NFL Playoffs – New England Patriots Deflation Scandal Becoming Serious

Deflated Football

If initially it seemed like the controversy surrounding the deflated balls was just a way to pass the time until the Super Bowl, as the NFL digs deeper into the incident, it might indicate that the New England Patriots are in a bit more trouble than presumed, as cheating once again seems to taint this franchise and its achievements.

First there are the facts, which haven’t shown the Patriots are guilty of anything. There are just suspicions and allegations. The NFL has found that 11 of the 12 balls that the Patriots were using on offense in the AFC championship game were inflated significantly less than the rule book says (each team uses their own set of balls). By how much? By 2 pounds per square inch, which is about 16% less than the requirements, suggesting it wasn’t something negligible as far as these things go.

So now what? The league is trying to determine who such a huge difference in air pressure came to be between the initial measurements, two hours before the game, and later on. The cold weather might explain it, but there wasn’t a significant drop in temperature during the game, which means it’s something else. Did the referees measure it incorrectly before the game? Did someone on the sidelines tamper with the balls, which is against the rules? Was it something from high above, aka Belichick? Or was it some ball boy or junior staff member doing something of his own accord?

The issue first came to light when D’Qwell Jackson intercepted a Tom Brady pass and let someone on the Colts sideline know that the ball felt deflated. That member of staff passes it on to head coach Chuck Pagano, moving on to Colts’ general manager Ryan Grigson and NFL director of football operations Make Kensil. They informed the officials at half time, and then the balls were inspected by NFL personnel and an alternate official, which is when they probably found out almost all of them were below regulations in terms of mass and air pressure.

This leads to a few questions: Were the balls checked correctly before the game? And if they were, at what point where they, if at all, tampered with? It also raises the issue of when did the referees tell this to the NFL? Was it during half time or after the game? And if the balls were found to be deflated, why didn’t they go by the league rules which say the Patriots need to play with the Colts’ balls in the second half? Tom Brady and Bill Belichick were both stunned by the questions about the subject on the day after, which means they weren’t made aware of the findings, or they’re simply using excellent poker faces.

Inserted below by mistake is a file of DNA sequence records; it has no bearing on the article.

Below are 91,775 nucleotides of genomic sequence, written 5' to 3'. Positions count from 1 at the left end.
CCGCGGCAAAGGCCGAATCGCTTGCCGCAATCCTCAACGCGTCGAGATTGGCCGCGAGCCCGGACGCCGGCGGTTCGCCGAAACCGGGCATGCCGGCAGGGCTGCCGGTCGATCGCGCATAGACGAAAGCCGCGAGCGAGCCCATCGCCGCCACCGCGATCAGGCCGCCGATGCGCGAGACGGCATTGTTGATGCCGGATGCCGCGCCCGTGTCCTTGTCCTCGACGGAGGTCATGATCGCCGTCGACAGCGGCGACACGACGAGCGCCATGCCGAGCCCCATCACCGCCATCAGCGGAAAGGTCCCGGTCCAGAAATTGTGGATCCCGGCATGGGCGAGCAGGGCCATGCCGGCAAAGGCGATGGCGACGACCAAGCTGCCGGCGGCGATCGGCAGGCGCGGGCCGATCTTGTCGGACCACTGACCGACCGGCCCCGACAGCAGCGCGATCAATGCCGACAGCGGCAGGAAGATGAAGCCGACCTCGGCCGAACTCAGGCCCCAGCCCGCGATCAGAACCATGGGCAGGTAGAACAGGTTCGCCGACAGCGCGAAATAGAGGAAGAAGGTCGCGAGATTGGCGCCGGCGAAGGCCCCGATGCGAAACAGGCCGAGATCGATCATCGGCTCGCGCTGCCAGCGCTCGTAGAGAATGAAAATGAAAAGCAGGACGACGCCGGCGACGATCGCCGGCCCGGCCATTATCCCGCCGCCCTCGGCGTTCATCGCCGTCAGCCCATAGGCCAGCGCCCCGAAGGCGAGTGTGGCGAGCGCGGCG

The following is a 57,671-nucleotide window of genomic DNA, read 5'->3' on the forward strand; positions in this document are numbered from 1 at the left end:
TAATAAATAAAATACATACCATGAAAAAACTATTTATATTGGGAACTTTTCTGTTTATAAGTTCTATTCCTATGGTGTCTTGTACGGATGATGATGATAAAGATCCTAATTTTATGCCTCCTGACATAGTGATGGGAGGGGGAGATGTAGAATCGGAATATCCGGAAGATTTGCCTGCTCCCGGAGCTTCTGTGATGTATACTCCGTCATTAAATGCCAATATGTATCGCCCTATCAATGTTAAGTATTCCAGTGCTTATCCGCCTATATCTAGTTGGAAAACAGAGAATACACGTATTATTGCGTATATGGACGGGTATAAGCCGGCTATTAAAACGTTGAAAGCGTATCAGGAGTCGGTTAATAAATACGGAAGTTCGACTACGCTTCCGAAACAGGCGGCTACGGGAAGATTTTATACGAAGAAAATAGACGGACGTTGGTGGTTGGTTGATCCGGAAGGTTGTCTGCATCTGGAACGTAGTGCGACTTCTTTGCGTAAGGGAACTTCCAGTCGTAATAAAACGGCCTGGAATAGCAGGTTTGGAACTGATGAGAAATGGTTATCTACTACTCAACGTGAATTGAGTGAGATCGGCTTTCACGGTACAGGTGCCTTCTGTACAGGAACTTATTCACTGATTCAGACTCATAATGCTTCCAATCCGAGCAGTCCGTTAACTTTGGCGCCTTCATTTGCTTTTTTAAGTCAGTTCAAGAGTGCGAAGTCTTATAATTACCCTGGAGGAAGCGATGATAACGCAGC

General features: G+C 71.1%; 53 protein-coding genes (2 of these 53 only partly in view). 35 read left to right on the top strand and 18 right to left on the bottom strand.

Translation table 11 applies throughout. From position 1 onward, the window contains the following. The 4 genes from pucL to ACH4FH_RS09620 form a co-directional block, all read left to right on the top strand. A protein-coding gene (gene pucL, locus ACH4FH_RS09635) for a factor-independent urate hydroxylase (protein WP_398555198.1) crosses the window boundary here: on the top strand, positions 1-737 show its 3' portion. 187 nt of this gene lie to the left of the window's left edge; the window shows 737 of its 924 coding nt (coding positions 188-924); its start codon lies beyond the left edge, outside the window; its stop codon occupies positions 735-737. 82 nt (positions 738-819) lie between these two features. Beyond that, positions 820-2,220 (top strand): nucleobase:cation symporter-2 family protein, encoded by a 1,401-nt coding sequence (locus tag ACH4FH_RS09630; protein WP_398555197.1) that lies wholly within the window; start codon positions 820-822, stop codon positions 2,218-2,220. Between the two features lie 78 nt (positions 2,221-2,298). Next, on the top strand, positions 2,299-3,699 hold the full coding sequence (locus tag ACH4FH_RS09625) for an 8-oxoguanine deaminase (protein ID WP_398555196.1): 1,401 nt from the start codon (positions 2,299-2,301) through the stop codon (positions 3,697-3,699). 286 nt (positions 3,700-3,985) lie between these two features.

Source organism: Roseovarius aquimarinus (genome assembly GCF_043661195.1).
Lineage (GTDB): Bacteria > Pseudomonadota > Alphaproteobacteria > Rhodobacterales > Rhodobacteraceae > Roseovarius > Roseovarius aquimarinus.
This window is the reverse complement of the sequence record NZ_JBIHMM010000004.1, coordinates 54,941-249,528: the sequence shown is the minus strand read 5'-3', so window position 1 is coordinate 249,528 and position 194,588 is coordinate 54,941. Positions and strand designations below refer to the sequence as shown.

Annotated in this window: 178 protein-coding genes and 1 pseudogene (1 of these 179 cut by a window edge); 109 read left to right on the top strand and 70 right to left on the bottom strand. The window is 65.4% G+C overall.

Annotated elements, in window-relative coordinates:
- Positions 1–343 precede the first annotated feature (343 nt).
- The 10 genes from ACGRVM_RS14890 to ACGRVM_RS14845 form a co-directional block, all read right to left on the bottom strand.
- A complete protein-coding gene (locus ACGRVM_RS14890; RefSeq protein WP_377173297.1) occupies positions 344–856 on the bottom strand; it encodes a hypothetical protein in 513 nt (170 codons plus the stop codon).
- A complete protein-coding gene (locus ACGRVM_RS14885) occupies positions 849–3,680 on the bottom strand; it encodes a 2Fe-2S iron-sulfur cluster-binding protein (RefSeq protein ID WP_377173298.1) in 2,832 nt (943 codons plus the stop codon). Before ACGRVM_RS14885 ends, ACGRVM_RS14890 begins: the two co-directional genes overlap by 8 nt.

The league isn’t saying anything right now, but sources suggest there’s a lot of anger and disappointment regarding the Patriots. It’s also worth noting that owner Robert Kraft was one of Roger Goodell’s biggest backers during the violence scandals earlier this season, which could become a factor if and when a decision has to be made. And then there’s the history of the Patriots and cheating, but that takes us to assumptions.

Are the Patriots cheaters? They were caught in 2007, and it’s known that they taped a lot more than just the Jets game. The Rams Super Bowl and how know how many other games. It doesn’t matter because Goodell destroyed the tapes. Why? We’ll never know, but it doesn’t really help the Patriots look innocent in all of this. It put an asterisk on their achievements back then,¬†Just like their Super Bowl teams were very good, even without doing anything illegal by NFL standards.

But if this whole allegation scandal turns out to be true, this casts a huge blow on the reputation of Belichick, this organization and Tom Brady himself. It’ll show the league didn’t handle the situation harshly enough seven years ago. It’ll show that fines and taking away draft picks isn’t enough. It might suggest that removing wins and overturning results in games that were fraudulent in nature, even through a minor case of cheating, might be something they need to consider a bit more seriously.

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